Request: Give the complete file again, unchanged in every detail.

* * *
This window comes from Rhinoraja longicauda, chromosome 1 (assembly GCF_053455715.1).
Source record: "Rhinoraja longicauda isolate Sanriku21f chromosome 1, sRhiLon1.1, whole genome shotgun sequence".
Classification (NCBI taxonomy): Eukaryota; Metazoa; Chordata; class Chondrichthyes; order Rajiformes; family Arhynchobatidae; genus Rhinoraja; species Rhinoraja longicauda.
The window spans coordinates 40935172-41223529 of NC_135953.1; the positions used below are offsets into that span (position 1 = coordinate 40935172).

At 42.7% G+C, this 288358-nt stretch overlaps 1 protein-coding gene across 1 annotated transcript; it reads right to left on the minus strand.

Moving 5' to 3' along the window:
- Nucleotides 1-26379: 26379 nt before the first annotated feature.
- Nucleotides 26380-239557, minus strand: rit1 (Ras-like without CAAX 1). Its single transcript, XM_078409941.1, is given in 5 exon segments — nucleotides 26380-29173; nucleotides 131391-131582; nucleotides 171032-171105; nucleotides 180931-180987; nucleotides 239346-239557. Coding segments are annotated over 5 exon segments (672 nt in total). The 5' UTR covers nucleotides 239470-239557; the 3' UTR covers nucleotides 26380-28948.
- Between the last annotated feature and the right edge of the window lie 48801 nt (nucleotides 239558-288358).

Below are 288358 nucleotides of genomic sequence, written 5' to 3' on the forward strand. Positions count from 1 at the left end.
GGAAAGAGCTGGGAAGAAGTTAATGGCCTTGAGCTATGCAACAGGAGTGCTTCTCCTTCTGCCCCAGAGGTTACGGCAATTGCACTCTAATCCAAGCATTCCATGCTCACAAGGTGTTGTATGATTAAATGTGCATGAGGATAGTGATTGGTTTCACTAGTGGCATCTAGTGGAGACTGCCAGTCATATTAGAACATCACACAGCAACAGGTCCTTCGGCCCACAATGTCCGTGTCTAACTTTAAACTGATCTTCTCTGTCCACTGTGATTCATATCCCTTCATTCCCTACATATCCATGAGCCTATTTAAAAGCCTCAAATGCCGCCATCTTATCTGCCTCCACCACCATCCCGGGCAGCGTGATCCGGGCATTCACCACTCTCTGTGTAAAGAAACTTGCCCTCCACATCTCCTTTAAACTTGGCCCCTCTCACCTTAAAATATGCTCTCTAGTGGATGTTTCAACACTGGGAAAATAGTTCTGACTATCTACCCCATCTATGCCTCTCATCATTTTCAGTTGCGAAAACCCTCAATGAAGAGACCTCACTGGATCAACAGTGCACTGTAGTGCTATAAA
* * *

This window comes from Rhinoraja longicauda, chromosome 1 (assembly GCF_053455715.1).
Source record: "Rhinoraja longicauda isolate Sanriku21f chromosome 1, sRhiLon1.1, whole genome shotgun sequence".
Classification (NCBI taxonomy): Eukaryota; Metazoa; Chordata; class Chondrichthyes; order Rajiformes; family Arhynchobatidae; genus Rhinoraja; species Rhinoraja longicauda.
The window spans coordinates 40935172-41223529 of NC_135953.1; the positions used below are offsets into that span (position 1 = coordinate 40935172).

At 42.7% G+C, this 288358-nt stretch overlaps 1 protein-coding gene across 1 annotated transcript; it reads right to left on the minus strand.

Moving 5' to 3' along the window:
- Nucleotides 1-26379: 26379 nt before the first annotated feature.
- Nucleotides 26380-239557, minus strand: rit1 (Ras-like without CAAX 1). Its single transcript, XM_078409941.1, is given in 5 exon segments — nucleotides 26380-29173; nucleotides 131391-131582; nucleotides 171032-171105; nucleotides 180931-180987; nucleotides 239346-239557. Coding segments are annotated over 5 exon segments (672 nt in total). The 5' UTR covers nucleotides 239470-239557; the 3' UTR covers nucleotides 26380-28948.
- Between the last annotated feature and the right edge of the window lie 48801 nt (nucleotides 239558-288358).

Below are 288358 nucleotides of genomic sequence, written 5' to 3' on the forward strand. Positions count from 1 at the left end.
GGAAAGAGCTGGGAAGAAGTTAATGGCCTTGAGCTATGCAACAGGAGTGCTTCTCCTTCTGCCCCAGAGGTTACGGCAATTGCACTCTAATCCAAGCATTCCATGCTCACAAGGTGTTGTATGATTAAATGTGCATGAGGATAGTGATTGGTTTCACTAGTGGCATCTAGTGGAGACTGCCAGTCATATTAGAACATCACACAGCAACAGGTCCTTCGGCCCACAATGTCCGTGTCTAACTTTAAACTGATCTTCTCTGTCCACTGTGATTCATATCCCTTCATTCCCTACATATCCATGAGCCTATTTAAAAGCCTCAAATGCCGCCATCTTATCTGCCTCCACCACCATCCCGGGCAGCGTGATCCGGGCATTCACCACTCTCTGTGTAAAGAAACTTGCCCTCCACATCTCCTTTAAACTTGGCCCCTCTCACCTTAAAATATGCTCTCTAGTGGATGTTTCAACACTGGGAAAATAGTTCTGACTATCTACCCCATCTATGCCTCTCATCATTTTCAGTTGCGAAAACCCTCAATGAAGAGACCTCACTGGATCAACAGTGCACTGTAGTGCTATAAA